Firoozeh Bazrafkan argues that suppressing the Muhammad cartoons in history books will accelerate the decline of freedom of expression.

In a Berlingske (Danish newspaper) debate article from February 6, law professor Ditlev Tamm argues that Muhammad cartoons should not be included in Danish history canon or primary schools. His advocacy, however, seems to be a poor excuse for not saying what the issue is really about.

Tamm does not believe that the Muhammad crisis in the years 2005-2006 should be part of the Danish history canon. He does not explain why, so we can only quess. In addition, he says, we must understand that the problem surrounding the cartoons is complex and requires considerable analysis. He goes on to say that pictures of the cartoons are not necessary to discuss the Muhammad crisis in school, and that a teacher should only discuss the crisis in school if it is absolutely necessary for him or her to do so.

Firoozeh Bazrafkan, Political Art Exibit

It is absurd to think that not displaying and teaching the cartoons of the Muslim prophet is irrelevant. In fact, this is the worst foreign policy crisis for Denmark since World War II> TO teach without showing the cartoons would be as absurd as not telling about them at all. To do so would be akin to teaching the story of Danish artist Wilhelm Freddie’s imprisonment without showing the work of art that led to his conviction. It is unlikely that students would be able to appreciate the complexity of 1930s views on art and pornography if they were not permitted to see Freddie’s ‘Sex Paralysis Appeal’.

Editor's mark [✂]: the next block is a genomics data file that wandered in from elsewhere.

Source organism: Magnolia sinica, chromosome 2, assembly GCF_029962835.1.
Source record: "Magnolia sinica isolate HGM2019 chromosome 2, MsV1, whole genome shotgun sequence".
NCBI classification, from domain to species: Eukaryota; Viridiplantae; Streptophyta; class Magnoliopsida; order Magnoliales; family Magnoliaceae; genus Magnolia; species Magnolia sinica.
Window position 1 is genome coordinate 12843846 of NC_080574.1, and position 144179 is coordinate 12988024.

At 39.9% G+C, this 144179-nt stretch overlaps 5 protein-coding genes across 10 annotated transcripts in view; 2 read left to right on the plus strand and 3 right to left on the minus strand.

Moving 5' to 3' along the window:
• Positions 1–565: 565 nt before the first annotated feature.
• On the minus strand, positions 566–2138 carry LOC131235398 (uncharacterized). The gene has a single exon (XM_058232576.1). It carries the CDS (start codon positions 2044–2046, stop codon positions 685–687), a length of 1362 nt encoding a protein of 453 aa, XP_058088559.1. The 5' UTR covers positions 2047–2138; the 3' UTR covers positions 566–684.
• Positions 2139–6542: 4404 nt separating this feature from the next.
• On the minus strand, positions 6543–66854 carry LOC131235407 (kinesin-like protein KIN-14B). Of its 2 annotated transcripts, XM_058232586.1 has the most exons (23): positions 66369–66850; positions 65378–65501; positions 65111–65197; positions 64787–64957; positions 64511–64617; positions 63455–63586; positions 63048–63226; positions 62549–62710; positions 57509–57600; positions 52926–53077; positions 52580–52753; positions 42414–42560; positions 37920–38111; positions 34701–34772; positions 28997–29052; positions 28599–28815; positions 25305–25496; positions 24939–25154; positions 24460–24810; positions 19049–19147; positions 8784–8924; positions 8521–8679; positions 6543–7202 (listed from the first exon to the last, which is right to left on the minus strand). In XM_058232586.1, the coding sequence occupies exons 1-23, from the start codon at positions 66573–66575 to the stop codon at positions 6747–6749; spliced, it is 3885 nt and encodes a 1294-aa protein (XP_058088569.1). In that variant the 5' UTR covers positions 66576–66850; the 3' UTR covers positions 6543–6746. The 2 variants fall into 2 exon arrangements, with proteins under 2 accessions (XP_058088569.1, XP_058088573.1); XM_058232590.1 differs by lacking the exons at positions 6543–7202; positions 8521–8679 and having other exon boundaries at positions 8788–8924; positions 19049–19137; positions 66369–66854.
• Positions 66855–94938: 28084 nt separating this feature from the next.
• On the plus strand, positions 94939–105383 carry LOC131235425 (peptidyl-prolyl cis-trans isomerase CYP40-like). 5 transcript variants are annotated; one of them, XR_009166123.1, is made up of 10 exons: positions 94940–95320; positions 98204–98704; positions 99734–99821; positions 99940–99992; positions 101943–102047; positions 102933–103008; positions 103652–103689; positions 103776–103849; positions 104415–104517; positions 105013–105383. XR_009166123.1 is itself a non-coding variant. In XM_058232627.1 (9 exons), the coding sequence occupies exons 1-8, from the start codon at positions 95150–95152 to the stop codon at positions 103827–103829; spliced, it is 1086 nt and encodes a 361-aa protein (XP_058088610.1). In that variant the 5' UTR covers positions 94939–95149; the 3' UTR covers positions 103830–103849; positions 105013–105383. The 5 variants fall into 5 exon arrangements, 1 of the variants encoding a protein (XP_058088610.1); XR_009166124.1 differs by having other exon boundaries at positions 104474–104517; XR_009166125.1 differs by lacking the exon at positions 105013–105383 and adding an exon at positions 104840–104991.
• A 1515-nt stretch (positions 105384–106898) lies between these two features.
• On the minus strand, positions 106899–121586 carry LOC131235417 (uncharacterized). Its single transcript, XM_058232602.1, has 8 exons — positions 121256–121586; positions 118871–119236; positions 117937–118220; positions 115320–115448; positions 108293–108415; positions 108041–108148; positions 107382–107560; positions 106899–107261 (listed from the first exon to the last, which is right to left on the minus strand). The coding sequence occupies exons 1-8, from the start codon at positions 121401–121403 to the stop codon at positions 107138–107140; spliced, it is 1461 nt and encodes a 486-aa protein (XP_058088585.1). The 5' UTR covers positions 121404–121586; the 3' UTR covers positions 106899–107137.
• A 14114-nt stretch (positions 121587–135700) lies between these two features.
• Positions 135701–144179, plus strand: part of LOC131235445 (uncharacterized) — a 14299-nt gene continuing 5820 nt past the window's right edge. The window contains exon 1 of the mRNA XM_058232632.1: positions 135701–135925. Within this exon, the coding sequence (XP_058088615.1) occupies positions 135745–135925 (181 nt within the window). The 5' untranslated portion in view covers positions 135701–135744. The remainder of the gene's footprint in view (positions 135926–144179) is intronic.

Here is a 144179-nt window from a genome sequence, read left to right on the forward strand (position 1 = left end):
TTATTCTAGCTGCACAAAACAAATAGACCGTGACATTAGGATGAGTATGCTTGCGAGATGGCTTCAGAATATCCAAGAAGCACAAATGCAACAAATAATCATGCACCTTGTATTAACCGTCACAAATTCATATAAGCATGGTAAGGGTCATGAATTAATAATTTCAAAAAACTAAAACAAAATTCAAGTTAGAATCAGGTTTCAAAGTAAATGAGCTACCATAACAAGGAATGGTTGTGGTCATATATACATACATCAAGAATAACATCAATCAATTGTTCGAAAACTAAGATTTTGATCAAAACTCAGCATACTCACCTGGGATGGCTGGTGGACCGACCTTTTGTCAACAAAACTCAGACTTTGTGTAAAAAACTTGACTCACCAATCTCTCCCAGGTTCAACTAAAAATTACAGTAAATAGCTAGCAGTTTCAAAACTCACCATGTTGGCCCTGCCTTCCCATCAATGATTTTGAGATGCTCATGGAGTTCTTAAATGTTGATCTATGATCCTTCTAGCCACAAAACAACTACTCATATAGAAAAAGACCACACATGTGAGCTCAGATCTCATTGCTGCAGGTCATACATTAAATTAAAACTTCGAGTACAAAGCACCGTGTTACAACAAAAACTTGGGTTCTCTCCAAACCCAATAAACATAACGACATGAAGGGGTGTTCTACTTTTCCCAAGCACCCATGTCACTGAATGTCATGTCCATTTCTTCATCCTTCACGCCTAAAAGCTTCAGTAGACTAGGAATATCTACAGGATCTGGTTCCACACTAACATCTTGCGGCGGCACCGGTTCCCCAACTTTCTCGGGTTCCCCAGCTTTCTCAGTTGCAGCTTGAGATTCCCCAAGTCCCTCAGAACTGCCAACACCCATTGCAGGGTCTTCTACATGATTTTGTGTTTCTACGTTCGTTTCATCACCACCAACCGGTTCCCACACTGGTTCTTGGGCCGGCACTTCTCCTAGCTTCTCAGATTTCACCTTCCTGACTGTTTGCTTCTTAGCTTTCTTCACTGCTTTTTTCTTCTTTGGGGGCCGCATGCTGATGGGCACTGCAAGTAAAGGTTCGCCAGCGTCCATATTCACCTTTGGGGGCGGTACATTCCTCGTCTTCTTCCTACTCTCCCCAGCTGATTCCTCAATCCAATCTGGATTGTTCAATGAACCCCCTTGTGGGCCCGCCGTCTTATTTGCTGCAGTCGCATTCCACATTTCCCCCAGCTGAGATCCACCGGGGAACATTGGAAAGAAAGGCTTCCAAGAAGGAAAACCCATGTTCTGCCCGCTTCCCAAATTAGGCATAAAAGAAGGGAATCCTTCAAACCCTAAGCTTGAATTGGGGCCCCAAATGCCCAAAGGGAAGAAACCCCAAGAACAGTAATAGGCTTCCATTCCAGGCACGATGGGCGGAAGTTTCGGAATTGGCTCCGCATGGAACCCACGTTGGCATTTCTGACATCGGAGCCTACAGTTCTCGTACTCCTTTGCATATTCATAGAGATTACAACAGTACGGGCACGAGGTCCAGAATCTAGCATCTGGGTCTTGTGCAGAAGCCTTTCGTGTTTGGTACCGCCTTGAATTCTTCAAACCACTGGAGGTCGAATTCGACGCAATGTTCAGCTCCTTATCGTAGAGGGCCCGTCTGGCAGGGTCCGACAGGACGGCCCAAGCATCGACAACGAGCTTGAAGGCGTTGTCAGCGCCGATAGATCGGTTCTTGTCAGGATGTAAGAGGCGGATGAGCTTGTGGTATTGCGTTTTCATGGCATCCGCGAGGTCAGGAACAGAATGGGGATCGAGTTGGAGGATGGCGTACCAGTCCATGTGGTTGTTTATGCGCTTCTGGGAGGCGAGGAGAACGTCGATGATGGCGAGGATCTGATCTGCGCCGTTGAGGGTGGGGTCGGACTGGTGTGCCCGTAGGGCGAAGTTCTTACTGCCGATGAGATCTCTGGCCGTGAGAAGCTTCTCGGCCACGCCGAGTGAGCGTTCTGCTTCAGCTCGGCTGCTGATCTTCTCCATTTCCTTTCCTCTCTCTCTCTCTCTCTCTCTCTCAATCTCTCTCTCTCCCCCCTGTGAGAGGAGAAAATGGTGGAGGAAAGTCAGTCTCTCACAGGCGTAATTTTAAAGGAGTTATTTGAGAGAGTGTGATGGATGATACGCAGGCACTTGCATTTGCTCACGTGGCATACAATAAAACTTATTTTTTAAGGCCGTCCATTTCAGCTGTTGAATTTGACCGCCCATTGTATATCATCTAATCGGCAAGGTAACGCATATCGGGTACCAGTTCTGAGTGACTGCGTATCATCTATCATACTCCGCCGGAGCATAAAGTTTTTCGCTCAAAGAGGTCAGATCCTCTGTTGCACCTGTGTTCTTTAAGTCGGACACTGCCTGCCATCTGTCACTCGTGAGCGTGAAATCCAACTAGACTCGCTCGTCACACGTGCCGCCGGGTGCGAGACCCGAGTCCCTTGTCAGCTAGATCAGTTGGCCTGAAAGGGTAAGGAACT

Understanding some things requires you to see them. The Egyptian newspaper al-Fajr also expressed this opinion when it published the cartoons in the autumn of 2005. Readers would then be able to understand the point. Muhammad is also displayed by the clerical regime in Iran. Not with the cartoons from Jyllands-Posten (Danish newspaper), but with street corner drawings produced by the Iranian regime itself.

Firoozeh Bazrafkan, Woman, 2021

The only reason not to show the drawings is fear of violence and threats. However, we only handle it by adding the Muhammad crisis as point 30 to the Danish history canon. By putting the topic in the history canon, we secure that no teacher is left alone with the task when students ask questions. We all share this public task.

Freedom of expression includes the right to show and draw the prophet Muhammad. And freedom of expression is not complicated at all. It mainly protects minorities. Minorities will be unable to express themselves on topics that may be more significant than satire caroons if freedom of expression is denied. By supressing the Muhammad crisis in our history books, we are advancing towards the decline of freedom of expression.

So dear Ditlev Tamm, why all this talk when you may truly be scared? Maybe not for yourself, but probably for others. Do not ask the teacher to stare at the floor when students ask why they are not allowed to see the Muhammad cartoons. Do not leave the teacher alone if he or she decides to display cartoons. Do not deny any Danish school student the opportunity to learn about the history of their country.

Cartoons of the prophet Muhammad should not be taboo. Myths are created by taboos.

Our history cannot be changed. You have to live with that.


Firoozeh Bazrafkan is a performance artist. Her article appeared as "Gør ikke Muhammedtegningerne til taboo, Ditlev Tamm" in Berlingske magazine on February 8, 2022.